Regarding genetic divergence of the population consisting of local landraces, exotic cultivars and breeding lines, 61 polymorphic markers have detected a total of 205 alleles across 192 individuals. The number of alleles varied from 2 to 7 per locus and the average was 3 alleles per locus. Several previous reports have indicated the number of alleles per locus, polymorphic information content and gene diversity of 4.8–14.0, 0.63–0.70 and 6.2–6.8 respectively (Garris et al. 2005; Ram et al. 2007). In the current study, the average number of alleles (3 alleles/locus) is slightly lesser than the average number of alleles (3.88 alleles/ locus) reported by Zhang et al. (2011) in rice core collection with 150 rice varieties from south Asia and Brazil and Jin et al. (2010) who has reported the average alleles per locus as 3.9 in 416 rice accessions collected from China. Using three sets of germplasm lines (Thai (47), IRRI germplasm (53) amd other Oryza species (5)), Chakhonkaen et al. (2012) has reported 127 alleles for all loci, with a mean of 6.68 alleles per locus, and a mean Polymorphic Information Content (PIC) of 0.440 by screening with 19 InDel markers.

Chen et al. (2011) has reported the average gene diversity of 0.358 and polymorphic information content of 0.285 from 300 rice accessions from different rice growing areas of the world with 372 SNP markers. The gene diversity detected in this study (0.52) is comparable to overall gene diversity of rice core collection (0.544) from China, North Korea, Japan, Philippines, Brazil, Celebes, Java, Oceanina and Vietnam (Zhang et al. 2011) and it is higher than US accession panel with average gene diversity of 0.43 (Agrama and Eizenga 2008) and Chinese rice accession panel by Jin et al. (2010) with the average gene diversity of 0.47. The gene diversity reported in our study is lesser than gene diversity (0.68) reported by (Liakat Ali et al. 2011). Most of the diversity panel with global accessions has the gene diversity of 0.5 to 0.7 (Garris et al. 2005; Liakat Ali et al. 2011; Ni et al. 2002). These results on global accessions help to infer that this diversity panel of 192 germplasm lines represents a large proportion of the genetic diversity that exists in major rice growing Asian continent.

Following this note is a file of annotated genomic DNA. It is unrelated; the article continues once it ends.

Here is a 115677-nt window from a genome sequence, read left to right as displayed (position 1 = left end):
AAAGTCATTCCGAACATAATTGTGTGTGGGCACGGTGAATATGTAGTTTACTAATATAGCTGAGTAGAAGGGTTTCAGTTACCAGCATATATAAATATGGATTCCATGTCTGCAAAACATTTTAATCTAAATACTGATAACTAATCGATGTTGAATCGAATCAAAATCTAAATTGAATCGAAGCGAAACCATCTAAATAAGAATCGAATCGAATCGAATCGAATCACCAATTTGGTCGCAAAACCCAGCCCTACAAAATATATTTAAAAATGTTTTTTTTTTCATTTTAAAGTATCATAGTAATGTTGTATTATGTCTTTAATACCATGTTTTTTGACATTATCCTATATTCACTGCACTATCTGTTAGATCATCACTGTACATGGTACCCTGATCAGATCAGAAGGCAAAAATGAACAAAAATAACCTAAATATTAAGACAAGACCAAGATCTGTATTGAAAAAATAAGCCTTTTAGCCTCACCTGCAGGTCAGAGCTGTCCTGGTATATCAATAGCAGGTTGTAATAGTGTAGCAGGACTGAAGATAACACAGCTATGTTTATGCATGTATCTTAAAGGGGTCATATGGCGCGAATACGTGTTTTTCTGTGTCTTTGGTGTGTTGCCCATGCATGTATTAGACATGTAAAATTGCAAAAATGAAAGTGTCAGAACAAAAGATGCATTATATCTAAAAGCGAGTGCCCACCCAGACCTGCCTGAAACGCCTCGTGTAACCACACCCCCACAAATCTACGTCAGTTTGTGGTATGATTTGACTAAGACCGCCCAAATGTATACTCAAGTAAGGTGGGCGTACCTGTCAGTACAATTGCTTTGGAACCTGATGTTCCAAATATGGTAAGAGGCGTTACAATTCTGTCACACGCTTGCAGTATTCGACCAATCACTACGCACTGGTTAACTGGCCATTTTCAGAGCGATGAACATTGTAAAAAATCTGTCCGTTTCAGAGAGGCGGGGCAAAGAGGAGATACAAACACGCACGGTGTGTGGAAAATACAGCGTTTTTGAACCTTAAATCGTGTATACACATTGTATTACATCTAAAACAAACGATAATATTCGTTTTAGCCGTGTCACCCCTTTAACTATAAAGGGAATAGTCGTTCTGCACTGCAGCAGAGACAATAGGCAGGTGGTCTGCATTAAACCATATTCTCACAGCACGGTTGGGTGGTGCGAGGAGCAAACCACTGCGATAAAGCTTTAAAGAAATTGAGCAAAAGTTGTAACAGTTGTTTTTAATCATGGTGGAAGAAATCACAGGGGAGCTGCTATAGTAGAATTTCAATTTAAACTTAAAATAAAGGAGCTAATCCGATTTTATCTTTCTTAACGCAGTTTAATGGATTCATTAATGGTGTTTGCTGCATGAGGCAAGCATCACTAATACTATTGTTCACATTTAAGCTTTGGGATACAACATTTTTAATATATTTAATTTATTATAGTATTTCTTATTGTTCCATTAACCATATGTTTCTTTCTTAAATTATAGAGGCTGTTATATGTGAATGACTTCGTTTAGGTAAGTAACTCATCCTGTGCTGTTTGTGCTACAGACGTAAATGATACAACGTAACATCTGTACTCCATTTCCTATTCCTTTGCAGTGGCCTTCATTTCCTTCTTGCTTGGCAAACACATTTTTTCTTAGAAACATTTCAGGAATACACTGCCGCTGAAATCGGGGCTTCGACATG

The PIC value was 0.468 which varied from 0.146 for RM17616 with only 2 two alleles to 0.756 for RM316 that allowed the amplification of 7 alleles. The PIC value was found to be 0.418 for SG1 which had the majority of indica accessions. The subgroup SG2 dominated by japonica accessions had the PIC value of 0.414. Hence, both the subgroups contribute in a major way for population diversity. As this population encompass different rice materials i.e., landraces, varieties and breeding lines, the molecular diversity is contributed majorly by landraces. These values are similar to those found by Courtois et al. (2012) who reported the PIC value from 0.16 to 0.78 with the average of 0.49 in European rice germplasm collection and in Chinese rice collection of 416 accessions by Jin et al. (2010), who has given similar PIC value of 0.4214. It is also consistent with PIC value (0.48) attained by Zhang et al. (2011). In this study, significant amount of rare alleles was identified which indicates that these rare alleles contribute well to the overall genetic diversity of the population.

Model based approach by STRUCTURE is implemented frequently for studying population structure by various researchers (Agrama et al. 2007, Agrama and Eizenga 2008; Garris et al. 2005; Zhang et al. 2007, 2011; Jin et al. 2010; Liakat Ali et al. 2011, Chakhonkaen et al. 2012 Courtois et al. 2012, Das et al. 2013). Courtois et al. (2012) has successfully detected two subgroups in their study population and assigned rice varieties into two groups with few admixture lines. Jin et al. (2010) has identified seven sub populations among 416 rice accessions from China. Das et al. (2013) has grouped a collection of 91 accessions of rice landraces from eastern and north eastern India into four groups.